Updated: Nov 14, 2020
Once you've made the cues that kick off a habit loop as obvious as possible, the next step is to make that habit as enticing as possible. After all, even if it's obvious where a certain habit should come in to play doesn't mean we necessarily want to follow through on it. Stacking your gym clothes at the end of your bed when you wake up in the morning can only get you so far if you can't coax yourself to get into them and out of the door. One practice you can leverage for getting from "god this bed is so warm I never want to leave" to "I'm wide awake and I can't wait to get lifting" is temptation bundling.
Temptation bundling is essentially taking a good habit you're trying to start, and bundling it with habit you've already built, Or as James Clear puts it, "Doing the thing you need to do means you get to do the thing you want to do." Keeping with this same example of getting to the gym: if you want to watch a particular show, let's say Tiger King, then you need to go to the gym. The only way to find out if Carole Baskin did it or not is by lacing up and getting out of the door.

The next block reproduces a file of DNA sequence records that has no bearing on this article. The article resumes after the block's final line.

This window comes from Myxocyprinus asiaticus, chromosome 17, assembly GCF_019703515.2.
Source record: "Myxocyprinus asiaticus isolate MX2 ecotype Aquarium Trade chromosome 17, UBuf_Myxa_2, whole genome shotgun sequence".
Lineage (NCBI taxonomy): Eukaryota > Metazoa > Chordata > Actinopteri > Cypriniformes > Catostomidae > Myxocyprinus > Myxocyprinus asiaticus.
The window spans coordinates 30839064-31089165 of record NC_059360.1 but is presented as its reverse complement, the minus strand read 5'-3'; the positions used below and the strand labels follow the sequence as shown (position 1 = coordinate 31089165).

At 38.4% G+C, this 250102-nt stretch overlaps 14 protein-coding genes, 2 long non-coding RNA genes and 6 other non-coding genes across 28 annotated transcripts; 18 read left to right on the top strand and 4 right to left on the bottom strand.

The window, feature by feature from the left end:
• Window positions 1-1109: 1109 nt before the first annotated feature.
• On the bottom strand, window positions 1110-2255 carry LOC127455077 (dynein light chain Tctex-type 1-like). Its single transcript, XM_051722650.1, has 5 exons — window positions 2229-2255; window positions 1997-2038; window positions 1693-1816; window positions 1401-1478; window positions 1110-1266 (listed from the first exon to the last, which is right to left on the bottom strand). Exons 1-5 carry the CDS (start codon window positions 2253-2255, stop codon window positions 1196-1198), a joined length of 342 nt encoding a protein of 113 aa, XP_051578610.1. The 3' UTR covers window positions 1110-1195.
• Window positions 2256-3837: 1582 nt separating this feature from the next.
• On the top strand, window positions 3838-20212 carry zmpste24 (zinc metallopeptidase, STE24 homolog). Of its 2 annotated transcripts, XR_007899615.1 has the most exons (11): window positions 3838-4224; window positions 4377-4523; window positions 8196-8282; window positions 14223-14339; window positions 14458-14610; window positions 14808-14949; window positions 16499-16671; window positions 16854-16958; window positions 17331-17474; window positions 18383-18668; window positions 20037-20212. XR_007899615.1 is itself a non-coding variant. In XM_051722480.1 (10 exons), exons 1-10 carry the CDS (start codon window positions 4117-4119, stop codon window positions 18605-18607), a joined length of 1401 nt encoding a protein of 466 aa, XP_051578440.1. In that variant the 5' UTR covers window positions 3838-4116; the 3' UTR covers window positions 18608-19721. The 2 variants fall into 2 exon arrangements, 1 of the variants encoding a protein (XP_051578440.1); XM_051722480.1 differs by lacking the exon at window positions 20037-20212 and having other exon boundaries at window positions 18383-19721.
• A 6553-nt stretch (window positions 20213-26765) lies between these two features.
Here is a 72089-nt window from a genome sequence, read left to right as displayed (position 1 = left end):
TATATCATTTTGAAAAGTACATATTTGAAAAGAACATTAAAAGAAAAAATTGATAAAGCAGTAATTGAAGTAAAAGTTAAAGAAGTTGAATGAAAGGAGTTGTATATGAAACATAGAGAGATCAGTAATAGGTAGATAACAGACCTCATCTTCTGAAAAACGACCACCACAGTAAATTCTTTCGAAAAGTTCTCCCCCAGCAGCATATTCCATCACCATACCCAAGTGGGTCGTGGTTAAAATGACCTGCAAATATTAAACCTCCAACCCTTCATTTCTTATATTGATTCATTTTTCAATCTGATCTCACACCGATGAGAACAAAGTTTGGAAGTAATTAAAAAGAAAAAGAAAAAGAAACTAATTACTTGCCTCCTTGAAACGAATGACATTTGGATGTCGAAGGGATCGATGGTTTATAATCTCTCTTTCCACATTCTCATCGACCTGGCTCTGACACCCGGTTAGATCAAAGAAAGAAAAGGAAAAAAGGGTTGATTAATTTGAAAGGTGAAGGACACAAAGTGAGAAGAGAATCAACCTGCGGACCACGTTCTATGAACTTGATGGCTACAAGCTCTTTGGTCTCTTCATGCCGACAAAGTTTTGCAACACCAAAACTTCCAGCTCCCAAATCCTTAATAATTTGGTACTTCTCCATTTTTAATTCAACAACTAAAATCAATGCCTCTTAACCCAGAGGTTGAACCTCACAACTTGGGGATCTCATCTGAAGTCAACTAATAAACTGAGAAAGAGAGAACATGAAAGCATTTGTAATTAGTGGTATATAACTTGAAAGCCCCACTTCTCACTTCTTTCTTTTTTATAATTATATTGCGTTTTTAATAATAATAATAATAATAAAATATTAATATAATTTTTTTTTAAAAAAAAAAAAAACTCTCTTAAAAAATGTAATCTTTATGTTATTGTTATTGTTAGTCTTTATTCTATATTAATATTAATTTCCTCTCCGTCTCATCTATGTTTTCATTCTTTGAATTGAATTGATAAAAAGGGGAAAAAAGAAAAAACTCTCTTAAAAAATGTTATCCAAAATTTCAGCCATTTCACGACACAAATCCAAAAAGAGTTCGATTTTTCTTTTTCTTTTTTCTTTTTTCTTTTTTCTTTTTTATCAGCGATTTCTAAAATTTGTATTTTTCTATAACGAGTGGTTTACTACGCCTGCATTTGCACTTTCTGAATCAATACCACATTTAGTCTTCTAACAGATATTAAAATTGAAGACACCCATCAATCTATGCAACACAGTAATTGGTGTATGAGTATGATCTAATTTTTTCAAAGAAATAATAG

The goal with temptation bundling is to eventually associate the positive feeling (or whatever you want to call it in the case of watching Tiger King) you get from the want with the need. Over time, your anticipation for working out will be indistinguishable from your anticipation of finding out what happens in the next episode, and your habit will become more attractive as a result.